I was excited when I saw these little snowdrop wonders peeking out of the ground.
I recently found this blogger. His goal and adventures to paddle at least one paddle in each of the 50 states is an impressive goal. His wrap up at the end of each of adventures is very informative. Environmentally progressive. A thrill to read.
(State #34/50) Shane and I laid in the tent at 7 a.m., trying to sleep through the passing roar of eighteen-wheelers — turns out the country road we had pitched by wasn’t as lonely as I had hoped. We heard the sound of a vehicle pulling off the highway and crunch of gravel as the wheels drew near. “Ah-ohh,” said Shane. The engine cut, a car door opened and a voice called out in that distinct Minnesotan accent, “Sheriff’s Deputy here, step out of the tent please.” Perfect, I thought.
Unzipping the tent, we emerged to a cloudy morning and a man in uniform. After we learned we couldn’t camp there, the officer asked what my Texas plates were doing all the way up in Minnesota. I explained. “All fifty? Well, oh boy, gee, what-a deal.” said the officer, if only in my imagination. But, Captain Hoppe…
View original post 1,795 more words
How could I resist a book with a title of Portage and a vintage canoe drawing on the cover? I picked up this book at the Gooseberry Falls State Park nature store after our September BWCAW trip. Still on the paddling high, I was sucked in by the cover and the title. Plus, I was ready to load up on winter reading material for those long dark rainy days in The Netherlands.
Problem is, that once I opened this book, I was hooked. I couldn’t set it down until I finished it. This book was finished before I got on the plane out of Minnesota!
Sue Leaf retells her family canoe adventures in this wonderfully written book. Each chapter covers a different paddle experience and are varied in location and type.
I felt like I was personally along for the ride as Sue told of her family paddling along the rivers and lakes of the upper Midwest and Canada. I felt the fear and excitement as they travelled down the Kettle River in Minnesota. I could almost hear the birds she describes along the many canoe routes her family travelled.
I would highly recommend this book to anyone who is interested in canoeing or just enjoys cuddling on the couch on cool days to read. Sue Leaf has artfully married the connection of canoe, nature, family and relationships into a wonderful rewarding reading experience.
Our Sept 2017 BWCAW trip in Northern Minnesota
Entry Point: Snowbank Lake #27
Type: Day trip to Snowbank Lake Portage into Disappointment Lake 140 rods on 08/30/2017.
Equipment: Rental Kevlar canoe from Spirt of the Wilderness outfitter, bent shaft paddles, camera, day packs, lunch, first aid kits, rain gear, water shoes and nylon rope.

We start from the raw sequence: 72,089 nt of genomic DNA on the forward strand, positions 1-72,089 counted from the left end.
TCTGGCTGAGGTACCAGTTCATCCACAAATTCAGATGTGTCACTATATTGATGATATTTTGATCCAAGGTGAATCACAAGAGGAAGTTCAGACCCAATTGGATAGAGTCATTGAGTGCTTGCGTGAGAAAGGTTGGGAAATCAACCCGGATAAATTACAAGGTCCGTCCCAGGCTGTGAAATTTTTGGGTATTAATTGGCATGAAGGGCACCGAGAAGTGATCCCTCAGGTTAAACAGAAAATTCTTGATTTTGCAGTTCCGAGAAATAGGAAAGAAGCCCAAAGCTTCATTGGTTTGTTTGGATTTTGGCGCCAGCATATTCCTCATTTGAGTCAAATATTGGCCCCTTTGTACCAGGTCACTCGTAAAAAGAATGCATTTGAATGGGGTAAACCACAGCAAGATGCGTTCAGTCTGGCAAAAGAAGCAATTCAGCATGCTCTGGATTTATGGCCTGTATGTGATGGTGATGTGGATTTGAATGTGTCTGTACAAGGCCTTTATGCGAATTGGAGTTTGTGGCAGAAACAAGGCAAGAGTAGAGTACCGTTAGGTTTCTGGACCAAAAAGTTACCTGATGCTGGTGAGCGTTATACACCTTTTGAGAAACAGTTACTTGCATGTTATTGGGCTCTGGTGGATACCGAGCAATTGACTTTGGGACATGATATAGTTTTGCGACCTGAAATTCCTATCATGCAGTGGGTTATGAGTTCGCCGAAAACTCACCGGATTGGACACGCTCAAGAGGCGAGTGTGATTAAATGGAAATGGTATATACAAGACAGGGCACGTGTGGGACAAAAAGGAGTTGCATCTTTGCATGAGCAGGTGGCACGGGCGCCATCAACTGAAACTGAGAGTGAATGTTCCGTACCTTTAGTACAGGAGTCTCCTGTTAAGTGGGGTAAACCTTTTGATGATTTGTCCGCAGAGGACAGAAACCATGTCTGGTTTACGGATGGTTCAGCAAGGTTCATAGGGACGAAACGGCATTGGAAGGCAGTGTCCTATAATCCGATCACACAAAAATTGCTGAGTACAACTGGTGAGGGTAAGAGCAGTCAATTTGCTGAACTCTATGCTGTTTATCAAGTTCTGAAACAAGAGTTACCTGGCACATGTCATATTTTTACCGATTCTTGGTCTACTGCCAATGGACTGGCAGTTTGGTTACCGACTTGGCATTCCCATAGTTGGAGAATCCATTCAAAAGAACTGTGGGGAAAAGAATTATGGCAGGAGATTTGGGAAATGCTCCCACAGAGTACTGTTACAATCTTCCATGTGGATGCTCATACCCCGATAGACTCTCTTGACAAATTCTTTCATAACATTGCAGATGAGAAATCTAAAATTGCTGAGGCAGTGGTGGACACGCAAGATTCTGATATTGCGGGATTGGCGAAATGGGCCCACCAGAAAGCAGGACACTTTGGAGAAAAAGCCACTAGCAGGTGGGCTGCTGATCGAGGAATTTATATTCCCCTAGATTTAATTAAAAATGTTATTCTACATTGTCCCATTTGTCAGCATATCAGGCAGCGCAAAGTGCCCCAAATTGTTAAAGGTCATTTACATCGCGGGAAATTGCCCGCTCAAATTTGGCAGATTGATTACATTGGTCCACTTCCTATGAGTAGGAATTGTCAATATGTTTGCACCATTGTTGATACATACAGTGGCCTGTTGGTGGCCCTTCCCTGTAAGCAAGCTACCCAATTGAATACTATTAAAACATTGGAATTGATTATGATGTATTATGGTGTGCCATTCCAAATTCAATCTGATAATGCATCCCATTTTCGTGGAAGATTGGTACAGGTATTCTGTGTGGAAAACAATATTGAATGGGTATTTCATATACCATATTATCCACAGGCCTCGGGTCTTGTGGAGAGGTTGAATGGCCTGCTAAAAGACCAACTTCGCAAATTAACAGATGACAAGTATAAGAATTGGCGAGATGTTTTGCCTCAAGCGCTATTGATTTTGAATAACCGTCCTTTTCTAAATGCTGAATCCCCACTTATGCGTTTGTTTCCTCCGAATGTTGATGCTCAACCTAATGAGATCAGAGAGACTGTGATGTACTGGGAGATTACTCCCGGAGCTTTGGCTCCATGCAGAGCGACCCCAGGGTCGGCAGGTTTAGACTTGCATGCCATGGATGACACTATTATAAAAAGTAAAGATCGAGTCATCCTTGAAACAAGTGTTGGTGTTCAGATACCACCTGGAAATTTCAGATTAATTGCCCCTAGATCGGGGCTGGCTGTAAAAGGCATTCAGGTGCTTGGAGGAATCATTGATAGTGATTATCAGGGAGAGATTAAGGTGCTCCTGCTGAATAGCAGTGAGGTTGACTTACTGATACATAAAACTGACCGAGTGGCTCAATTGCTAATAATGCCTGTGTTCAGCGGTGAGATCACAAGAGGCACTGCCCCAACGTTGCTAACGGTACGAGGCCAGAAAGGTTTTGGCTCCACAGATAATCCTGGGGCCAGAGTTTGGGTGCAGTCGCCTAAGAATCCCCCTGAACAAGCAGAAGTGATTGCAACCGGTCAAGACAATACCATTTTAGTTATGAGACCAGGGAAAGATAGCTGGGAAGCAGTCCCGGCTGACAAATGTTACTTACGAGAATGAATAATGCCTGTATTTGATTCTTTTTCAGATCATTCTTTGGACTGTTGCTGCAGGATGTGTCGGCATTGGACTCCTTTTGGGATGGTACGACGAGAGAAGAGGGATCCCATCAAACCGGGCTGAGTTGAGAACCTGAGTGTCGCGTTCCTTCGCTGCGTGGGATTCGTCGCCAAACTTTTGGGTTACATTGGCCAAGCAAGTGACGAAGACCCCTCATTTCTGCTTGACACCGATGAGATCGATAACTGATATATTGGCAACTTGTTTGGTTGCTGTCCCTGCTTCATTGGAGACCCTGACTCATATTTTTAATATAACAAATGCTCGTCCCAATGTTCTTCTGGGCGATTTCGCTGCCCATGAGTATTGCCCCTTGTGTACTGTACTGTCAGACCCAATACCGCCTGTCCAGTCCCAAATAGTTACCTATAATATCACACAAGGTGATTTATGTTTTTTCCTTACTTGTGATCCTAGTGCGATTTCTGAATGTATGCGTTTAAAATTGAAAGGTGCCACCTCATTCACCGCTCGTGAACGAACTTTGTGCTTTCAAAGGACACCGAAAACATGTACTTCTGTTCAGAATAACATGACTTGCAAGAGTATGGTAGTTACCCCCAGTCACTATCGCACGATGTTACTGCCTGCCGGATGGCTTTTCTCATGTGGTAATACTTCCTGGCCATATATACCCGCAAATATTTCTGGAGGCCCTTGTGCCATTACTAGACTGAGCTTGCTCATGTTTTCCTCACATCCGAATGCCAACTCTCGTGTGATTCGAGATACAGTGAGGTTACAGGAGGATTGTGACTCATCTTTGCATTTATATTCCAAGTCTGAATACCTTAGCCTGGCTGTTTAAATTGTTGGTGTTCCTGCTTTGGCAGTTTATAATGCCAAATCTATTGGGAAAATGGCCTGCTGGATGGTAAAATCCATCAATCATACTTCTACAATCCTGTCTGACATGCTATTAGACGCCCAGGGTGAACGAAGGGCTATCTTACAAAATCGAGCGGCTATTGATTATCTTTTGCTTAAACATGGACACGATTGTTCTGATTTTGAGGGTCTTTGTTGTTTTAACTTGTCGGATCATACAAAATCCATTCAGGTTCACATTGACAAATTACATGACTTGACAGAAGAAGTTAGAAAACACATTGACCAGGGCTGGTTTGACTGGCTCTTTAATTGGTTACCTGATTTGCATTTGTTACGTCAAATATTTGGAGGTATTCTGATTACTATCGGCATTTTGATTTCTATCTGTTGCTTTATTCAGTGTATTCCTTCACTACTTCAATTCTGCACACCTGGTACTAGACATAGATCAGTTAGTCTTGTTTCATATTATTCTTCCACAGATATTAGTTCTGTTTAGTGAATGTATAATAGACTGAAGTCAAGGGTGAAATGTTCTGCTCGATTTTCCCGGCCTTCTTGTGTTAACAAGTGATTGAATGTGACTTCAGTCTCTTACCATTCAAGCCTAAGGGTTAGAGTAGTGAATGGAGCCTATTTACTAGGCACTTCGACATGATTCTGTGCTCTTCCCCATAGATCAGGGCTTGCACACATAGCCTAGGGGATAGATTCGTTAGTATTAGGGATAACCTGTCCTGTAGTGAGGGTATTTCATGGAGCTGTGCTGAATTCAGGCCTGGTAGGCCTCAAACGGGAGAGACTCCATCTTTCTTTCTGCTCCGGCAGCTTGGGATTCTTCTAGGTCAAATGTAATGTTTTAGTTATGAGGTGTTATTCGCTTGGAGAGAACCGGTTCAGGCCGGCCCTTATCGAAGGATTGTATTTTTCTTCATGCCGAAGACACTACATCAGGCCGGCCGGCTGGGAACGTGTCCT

This day trip was a recon of the Snowbank Lake paddle and portage into Disappointment Lake that we planned on entering the following week on 4 Sept 2017 for our week in the BWCAW. I suggested this trip to my partner as I knew that he had planned on traveling across the open water of Snowbank Lake. I have several years of kayak paddling experience and open water to me always makes me feel a bit uncomfortable. I have always felt that if you can see the shoreline and can swim to it if over turned then that is safer than the unpredictable middle of the lake. But, his GPS placed us right in the middle of open water and I now wanted to test this route.
We started early from the Fall Lake Campground with the thinking that the earlier we get on the water the calmer it would be. We arrived at the Snowbank Lake #27 entry point with another car loaded with a canoe hot on our rear bumper. Then as we pulled into the landing there was another truck with two canoes and tons of fishing gear unloading.
We quickly got our equipment together and loaded the canoe and set off before anyone else at the entry point. But, we didn’t have a full load of gear to double check like the others at the entry point.
The sun was shining and the wind was light and we seemed to have a easy paddle ahead of us.
We had been at this entry point in April and it was covered in ice and the expanse of the ice towards our projected end point had made my Dutch partner immediately purchase a Garmin GPS. Now the water still looked expansive but the blue waves filled us with excitement as we started to paddle across the water heading Northeast out of the entry point. As we approached the point off Burnt Island (half way between Harri Island and Burnt Island in the middle of the lake) I recall starting to feel a bit nervous and voiced my opinion to my partner.